I talked to this young man Michael. He's 23 and has been hitchhiking for the past 9 months. He's originally from Georgia. He was telling me what it's like to live at SafeGround, especially with the weather conditions that sometimes occur (like our recent extremely windy days). The thing that touched me the most during our conversation wasn't that he's only a year older than me and homeless. It was that he keeps in touch with his parents and can go back to Georgia whenever he pleases, but that he doesn't want to leave until the SafeGround issues are solved for his friends. I'd never really gotten to talk to Michael much, he usually just stops by the park for a short period (which I found out is because he has a dog, Slayer, that isn't fixed and, therefore, can't go in our kennel). I remember the first day I remembered his name, the shock and happiness on his face. Through my conversation with Michael today, I learned so much more about him than I ever had at the park. I couldn't believe that he could go home at any time, but he would prefer to be homeless and stand up with his friends that he's only known for a month or two. Michael gained a lot of respect from me today. It's hard to stand up for something you believe in when you're in a good situation. When standing up for what you believe in puts you in a bad situation, well I know it's not something I could ever do. Michael showed me the strength of real friendship. I will always thank Michael for that.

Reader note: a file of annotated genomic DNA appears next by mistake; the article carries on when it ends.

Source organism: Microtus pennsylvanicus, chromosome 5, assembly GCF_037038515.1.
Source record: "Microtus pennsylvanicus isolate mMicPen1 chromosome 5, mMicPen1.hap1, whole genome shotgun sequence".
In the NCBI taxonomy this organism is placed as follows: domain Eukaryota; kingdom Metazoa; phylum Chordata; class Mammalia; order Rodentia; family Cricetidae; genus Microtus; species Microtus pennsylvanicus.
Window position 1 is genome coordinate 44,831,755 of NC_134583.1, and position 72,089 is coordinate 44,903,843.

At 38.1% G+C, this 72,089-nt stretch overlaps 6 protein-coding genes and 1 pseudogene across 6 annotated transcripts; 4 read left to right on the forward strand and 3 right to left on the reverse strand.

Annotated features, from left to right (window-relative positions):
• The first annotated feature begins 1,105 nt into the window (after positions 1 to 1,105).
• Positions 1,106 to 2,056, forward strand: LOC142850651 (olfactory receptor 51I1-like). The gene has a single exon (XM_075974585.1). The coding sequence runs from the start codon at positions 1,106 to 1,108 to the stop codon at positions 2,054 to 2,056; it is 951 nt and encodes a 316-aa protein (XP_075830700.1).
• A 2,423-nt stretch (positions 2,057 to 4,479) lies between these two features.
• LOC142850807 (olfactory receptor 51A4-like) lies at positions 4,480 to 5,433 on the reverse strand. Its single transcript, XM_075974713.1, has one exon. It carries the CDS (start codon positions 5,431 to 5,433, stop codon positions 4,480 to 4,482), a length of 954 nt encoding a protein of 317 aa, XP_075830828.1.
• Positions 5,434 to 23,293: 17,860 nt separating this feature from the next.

I hope that during this holiday season, we can all be more like Loman, the horseshoe players, and Michael. Let us appreciate the little things, the time with each other, and our friends. Every person has a lot to appreciate. If anyone can teach you to appreciate life, it's the homeless. Stop and talk to one. Ask him/her their name. Smile and don't look put-off by them. Some of the nicest people in this world don't have a roof to sleep under. One may be living in your neighborhood. Please, take the time to say hello.